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Blog Metallic paints

Discussion in 'Personal Paint Logs' started by WildColonial Boy, Jan 2, 2021.

  1. WildColonial Boy
    Temple Guard

    WildColonial Boy Well-Known Member

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    I see a lot of miniatures posted on this and other forums where the metallic paint has just been painted over a light undercoat.
    Warhammer TV seem to encourage this and maybe its because more recent GW metallic paints allow for this.

    However I have always painted any metallic area black before putting down the metal colour. I feel this gives a better result, although it may just be old school thinking.

    What do others do and or think?

    I have never had the courage to try NMM so I go about metal painting as described above.
     
    Imrahil likes this.
  2. Imrahil
    Skink Priest

    Imrahil Well-Known Member

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    Interesting thought, I haven't noticed any significant difference between the two..

    I'll inspect some of my models today to see if there is a difference.

    Grrr, Imrahil
     
  3. btrain16
    Skink

    btrain16 Active Member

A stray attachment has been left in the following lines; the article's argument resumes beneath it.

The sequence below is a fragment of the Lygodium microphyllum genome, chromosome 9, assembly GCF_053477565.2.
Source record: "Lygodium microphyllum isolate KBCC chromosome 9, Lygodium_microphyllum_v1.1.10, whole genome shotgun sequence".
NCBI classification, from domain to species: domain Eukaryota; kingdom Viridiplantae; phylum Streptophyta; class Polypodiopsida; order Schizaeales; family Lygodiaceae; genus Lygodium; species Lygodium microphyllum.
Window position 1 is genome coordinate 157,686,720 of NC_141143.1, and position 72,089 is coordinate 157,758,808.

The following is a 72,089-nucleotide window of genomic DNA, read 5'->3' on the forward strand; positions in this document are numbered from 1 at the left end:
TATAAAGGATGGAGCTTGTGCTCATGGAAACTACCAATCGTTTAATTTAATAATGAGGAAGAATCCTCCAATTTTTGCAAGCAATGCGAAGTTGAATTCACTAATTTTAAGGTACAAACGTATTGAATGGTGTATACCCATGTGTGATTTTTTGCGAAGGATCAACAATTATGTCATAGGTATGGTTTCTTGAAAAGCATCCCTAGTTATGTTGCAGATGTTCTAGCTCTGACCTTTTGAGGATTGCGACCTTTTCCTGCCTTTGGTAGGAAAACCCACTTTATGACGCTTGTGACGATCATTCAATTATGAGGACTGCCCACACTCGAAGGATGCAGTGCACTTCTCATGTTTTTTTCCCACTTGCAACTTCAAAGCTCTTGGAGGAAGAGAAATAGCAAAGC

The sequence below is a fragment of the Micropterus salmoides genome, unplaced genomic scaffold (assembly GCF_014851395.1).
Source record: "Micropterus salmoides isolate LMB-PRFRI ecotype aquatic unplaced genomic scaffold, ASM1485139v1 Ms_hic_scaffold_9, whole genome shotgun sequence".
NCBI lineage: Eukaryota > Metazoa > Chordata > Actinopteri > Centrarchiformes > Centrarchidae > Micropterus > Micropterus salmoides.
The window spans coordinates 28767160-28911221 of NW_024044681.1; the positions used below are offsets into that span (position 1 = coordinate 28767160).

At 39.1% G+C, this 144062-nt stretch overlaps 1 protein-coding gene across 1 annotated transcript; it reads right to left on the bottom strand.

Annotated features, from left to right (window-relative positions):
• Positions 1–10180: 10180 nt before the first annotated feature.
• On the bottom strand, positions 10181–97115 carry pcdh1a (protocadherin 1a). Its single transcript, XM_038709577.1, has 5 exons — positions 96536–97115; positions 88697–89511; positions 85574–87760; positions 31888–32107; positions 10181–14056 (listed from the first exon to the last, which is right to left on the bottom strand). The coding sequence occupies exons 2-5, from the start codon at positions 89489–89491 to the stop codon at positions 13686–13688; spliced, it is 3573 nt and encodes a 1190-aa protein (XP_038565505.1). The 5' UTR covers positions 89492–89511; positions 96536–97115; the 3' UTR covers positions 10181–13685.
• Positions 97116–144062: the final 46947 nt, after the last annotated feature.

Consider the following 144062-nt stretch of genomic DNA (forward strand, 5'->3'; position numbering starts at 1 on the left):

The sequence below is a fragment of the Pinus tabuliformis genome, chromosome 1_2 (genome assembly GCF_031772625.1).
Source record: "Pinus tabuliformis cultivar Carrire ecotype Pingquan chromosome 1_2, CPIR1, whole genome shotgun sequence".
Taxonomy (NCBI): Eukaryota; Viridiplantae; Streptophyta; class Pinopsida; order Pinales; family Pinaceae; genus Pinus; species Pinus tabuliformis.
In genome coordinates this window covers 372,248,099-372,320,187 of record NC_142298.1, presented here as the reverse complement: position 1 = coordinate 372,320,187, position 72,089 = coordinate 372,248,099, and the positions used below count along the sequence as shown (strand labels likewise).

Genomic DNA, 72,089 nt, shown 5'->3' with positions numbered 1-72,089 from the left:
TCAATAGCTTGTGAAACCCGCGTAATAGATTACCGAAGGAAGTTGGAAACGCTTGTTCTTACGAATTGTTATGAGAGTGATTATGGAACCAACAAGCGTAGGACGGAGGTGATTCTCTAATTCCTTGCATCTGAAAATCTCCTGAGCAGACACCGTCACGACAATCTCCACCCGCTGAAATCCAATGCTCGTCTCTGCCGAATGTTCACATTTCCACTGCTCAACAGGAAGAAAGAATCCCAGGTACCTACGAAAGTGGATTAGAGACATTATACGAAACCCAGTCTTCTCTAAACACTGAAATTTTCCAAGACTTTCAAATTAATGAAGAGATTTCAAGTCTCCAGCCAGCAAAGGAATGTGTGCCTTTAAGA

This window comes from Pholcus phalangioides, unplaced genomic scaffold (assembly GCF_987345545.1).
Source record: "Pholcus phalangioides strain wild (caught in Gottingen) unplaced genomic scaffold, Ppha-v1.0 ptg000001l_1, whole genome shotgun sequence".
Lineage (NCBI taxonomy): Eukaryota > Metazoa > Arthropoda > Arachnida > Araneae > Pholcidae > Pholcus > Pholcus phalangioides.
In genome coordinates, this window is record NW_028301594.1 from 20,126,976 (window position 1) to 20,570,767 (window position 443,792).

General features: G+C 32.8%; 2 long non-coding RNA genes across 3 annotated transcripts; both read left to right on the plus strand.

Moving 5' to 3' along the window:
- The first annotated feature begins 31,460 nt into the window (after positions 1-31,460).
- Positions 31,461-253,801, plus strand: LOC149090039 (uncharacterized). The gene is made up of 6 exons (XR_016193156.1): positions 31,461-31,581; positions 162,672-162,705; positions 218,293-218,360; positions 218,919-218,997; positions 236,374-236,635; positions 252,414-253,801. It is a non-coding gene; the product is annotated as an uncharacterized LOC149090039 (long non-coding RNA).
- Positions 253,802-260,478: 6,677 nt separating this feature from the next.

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    I put down a layer of black first, and it works well enough that I keep doing it. Thing is, I've never experimented side-by-side with alternatives, so I have no idea if it's actually adding any value...
     
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  4. NIGHTBRINGER
    Slann

    NIGHTBRINGER Second Spawning

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    For metals such as copper, bronze, brass or gold, I like to put down a layer of brown first. I find they look better with a brown under layer as opposed to a black one.


    It also depends what brand of metal paint you are using. If I'm using my favourite acrylic metal paints (Vallejo Metal Color), then it doesn't really matter as they always look great.
     
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  5. bOdziO Wolf
    Ripperdactil

    bOdziO Wolf Well-Known Member

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    Agree with bronze under-layer for gold paints. What I got from my experiments is that if you have 1 layer you will have ~50% of coverage and 2 layers with ~90% coverage, which meant the layer under will be always partially visible and will give a slight tint to the metallic paint you are using.

    Black for silver and gun/sword metal makes also perfect sense, which is probably why black for metallics comes from.Techniques involve dry brushing and the black color gives you a nice auto-highlight feature using this approach.

    Note that I've also seen cool approaches for dragons where scales were, for example, painted green and the metallic gold was dry-brushed giving a very interesting biological feeling golden scale!
     
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